Even among the myriad of the French Quarter’s Halloween costumes, featuring the brazen sexuality of displayed breasts, naughty school-girl outfits, and hooker ensembles of every profession from nurse to judge, everyone must have noticed her. Marie Antoinette would have stood out in her all-white ensemble, bright alabaster stockings, shiny white patent-leather heels, and snowy wig. The wig soared a foot above the top of her head, then cascaded down in ringlets onto her powdered shoulders.

I closed the gap to study her more closely. My soft rubber waiter’s shoes made little sound, while the click-clack of her heels striking the bricks echoed like horses’ hooves between the buildings on either side. Besides the sound of her shoes, the Quarter was eerily silent.

As I eyed her, I began to think more about how to approach her, how to get her to stop briefly enough to ask for her name and number, without scaring her into fleeing in fright. If she screamed, I am sure the cops would have descended on us in an instance, despite their reputation as tardy guardians.

I wished I could have seen her last night, but I would not have dared approach her then as I was considering doing so now. Last night, she would have been swarmed by a phalanx of testosterone and alcohol-fueled Imperial Guardsmen, all six-foot plus and willing to step up to fight for her honor. However, here, a little past dawn, she was all alone and unescorted, stepping carefully down the street.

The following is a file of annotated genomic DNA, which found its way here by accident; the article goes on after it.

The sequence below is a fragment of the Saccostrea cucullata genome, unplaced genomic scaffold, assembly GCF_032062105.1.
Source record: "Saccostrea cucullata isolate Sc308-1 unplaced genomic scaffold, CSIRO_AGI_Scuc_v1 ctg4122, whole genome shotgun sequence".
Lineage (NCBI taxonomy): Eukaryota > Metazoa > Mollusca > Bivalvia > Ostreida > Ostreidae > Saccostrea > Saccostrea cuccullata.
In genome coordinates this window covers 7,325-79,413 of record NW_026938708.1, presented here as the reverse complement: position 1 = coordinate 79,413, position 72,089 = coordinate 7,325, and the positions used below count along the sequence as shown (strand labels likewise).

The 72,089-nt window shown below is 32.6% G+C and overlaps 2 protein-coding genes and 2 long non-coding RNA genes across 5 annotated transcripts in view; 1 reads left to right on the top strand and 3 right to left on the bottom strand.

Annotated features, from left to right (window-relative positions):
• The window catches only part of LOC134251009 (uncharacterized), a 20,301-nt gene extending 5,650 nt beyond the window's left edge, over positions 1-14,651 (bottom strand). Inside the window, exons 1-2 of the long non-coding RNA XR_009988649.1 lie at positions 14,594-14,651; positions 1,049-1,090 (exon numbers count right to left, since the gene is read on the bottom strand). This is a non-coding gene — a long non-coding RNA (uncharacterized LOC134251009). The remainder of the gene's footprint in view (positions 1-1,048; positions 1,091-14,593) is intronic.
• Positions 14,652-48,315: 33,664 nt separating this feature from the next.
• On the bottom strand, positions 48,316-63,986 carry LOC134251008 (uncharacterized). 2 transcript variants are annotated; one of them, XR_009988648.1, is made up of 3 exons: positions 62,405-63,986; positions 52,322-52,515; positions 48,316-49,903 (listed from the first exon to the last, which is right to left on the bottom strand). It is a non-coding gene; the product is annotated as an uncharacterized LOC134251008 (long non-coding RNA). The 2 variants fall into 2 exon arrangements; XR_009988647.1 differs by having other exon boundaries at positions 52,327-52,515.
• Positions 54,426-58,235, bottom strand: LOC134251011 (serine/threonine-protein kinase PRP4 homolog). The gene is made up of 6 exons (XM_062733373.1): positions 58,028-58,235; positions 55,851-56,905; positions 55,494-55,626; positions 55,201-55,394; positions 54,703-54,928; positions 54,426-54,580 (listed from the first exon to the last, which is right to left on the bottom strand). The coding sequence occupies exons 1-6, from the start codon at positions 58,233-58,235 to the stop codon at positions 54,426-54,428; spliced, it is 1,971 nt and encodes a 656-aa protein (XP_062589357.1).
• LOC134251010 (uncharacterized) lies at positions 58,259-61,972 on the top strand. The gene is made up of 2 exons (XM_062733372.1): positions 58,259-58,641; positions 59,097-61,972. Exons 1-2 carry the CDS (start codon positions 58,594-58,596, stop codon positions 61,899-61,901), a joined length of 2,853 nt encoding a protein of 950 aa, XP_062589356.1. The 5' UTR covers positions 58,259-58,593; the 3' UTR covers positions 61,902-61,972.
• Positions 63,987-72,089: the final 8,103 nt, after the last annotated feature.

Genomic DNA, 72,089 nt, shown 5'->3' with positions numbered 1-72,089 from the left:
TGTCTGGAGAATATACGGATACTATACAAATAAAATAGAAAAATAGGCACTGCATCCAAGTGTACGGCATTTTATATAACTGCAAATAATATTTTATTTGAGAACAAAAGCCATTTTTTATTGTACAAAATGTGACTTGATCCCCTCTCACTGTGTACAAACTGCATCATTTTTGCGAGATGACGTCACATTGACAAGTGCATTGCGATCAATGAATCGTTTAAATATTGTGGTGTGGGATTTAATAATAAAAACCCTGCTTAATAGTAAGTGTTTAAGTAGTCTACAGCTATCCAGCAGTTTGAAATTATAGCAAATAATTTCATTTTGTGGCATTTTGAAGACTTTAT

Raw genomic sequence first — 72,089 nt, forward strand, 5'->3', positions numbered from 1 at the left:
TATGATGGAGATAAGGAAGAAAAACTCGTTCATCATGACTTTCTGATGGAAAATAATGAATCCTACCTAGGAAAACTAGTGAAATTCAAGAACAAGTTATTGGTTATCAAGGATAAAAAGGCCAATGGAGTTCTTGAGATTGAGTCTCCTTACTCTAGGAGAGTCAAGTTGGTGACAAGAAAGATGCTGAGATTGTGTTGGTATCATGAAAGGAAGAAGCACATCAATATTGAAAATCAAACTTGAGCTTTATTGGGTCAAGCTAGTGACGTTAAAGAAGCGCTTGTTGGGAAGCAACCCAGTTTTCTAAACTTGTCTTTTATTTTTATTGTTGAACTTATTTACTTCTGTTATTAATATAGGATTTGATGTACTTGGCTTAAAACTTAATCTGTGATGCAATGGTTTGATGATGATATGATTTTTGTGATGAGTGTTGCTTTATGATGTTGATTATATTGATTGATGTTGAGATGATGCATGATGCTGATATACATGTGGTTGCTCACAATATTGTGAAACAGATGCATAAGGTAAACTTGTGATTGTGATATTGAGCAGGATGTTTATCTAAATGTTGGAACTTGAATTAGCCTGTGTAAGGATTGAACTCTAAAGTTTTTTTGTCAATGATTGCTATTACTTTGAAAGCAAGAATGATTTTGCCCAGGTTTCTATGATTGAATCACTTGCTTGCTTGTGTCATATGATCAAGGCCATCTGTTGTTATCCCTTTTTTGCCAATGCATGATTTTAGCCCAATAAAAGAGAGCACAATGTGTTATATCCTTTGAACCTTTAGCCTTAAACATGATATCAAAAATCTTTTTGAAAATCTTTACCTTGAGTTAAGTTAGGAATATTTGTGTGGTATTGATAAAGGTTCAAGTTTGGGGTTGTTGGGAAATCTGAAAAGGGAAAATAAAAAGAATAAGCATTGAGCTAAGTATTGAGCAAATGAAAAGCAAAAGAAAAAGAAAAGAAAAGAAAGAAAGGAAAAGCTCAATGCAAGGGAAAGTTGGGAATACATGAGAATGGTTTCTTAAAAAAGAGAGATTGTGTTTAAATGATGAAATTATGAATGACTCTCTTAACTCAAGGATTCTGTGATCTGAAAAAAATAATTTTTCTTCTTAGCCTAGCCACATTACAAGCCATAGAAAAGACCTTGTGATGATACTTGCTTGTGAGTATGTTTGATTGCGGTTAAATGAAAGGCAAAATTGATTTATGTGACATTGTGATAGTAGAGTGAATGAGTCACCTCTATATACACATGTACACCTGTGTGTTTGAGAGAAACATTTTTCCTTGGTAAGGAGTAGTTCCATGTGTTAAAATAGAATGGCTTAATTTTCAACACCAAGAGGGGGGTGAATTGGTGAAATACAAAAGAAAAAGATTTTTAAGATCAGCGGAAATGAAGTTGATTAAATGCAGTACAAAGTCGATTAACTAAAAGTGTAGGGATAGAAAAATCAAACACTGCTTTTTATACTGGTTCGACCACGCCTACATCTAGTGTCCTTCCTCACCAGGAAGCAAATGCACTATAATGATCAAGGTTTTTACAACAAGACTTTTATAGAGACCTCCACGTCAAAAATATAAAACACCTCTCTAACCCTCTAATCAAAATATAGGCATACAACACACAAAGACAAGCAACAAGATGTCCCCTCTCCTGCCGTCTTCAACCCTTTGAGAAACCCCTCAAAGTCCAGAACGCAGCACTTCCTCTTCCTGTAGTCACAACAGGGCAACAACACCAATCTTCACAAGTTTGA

Earlier, I had noticed a wistful look written across her face. A lesson learned? An opportunity missed?

Different emotions streamed through me as I saw her lift and step, lift and step, all along the street. I was surprised my heart tugged with such a deep pity for her. What was her story, this girl out of place and time?

Was she sneaking home from a drunken one-night stand with some lying creep who wouldn’t even hail her a cab, forcing her to do the walk of shame, in costume, after satisfying his Napoleonic pleasure?

Or was she so pleased with her outfit and its stunning effect that she just had to wear it a little longer?

Perhaps the true story was more upbeat; by still wearing her costume, she was keeping the memories of last night’s great party alive. She could be reliving last night’s parading up and down Bourbon Street. Why did the party have to end just because the sun came up?

As for myself, with whom could I share this morning’s experience without sounding like a sex-crazed stalker. But it wasn’t like that; she attracted me like a moth to the flame.

I decided I no longer wanted to know the truth. Following her and thinking about her story had given me great pleasure. I enjoyed viewing this snowy egret of a girl in the bright morning; I would remember it for a long time. I didn’t want to spoil the memory by learning any mundane explanations.

The spell was broken, my pursuit over.

I veered into a café at the corner of Burgundy. I strolled to the counter with a delighted smile on my face and bought un cafe au lait to go. When I exited the café, she was gone.

July 15, 2020 22:18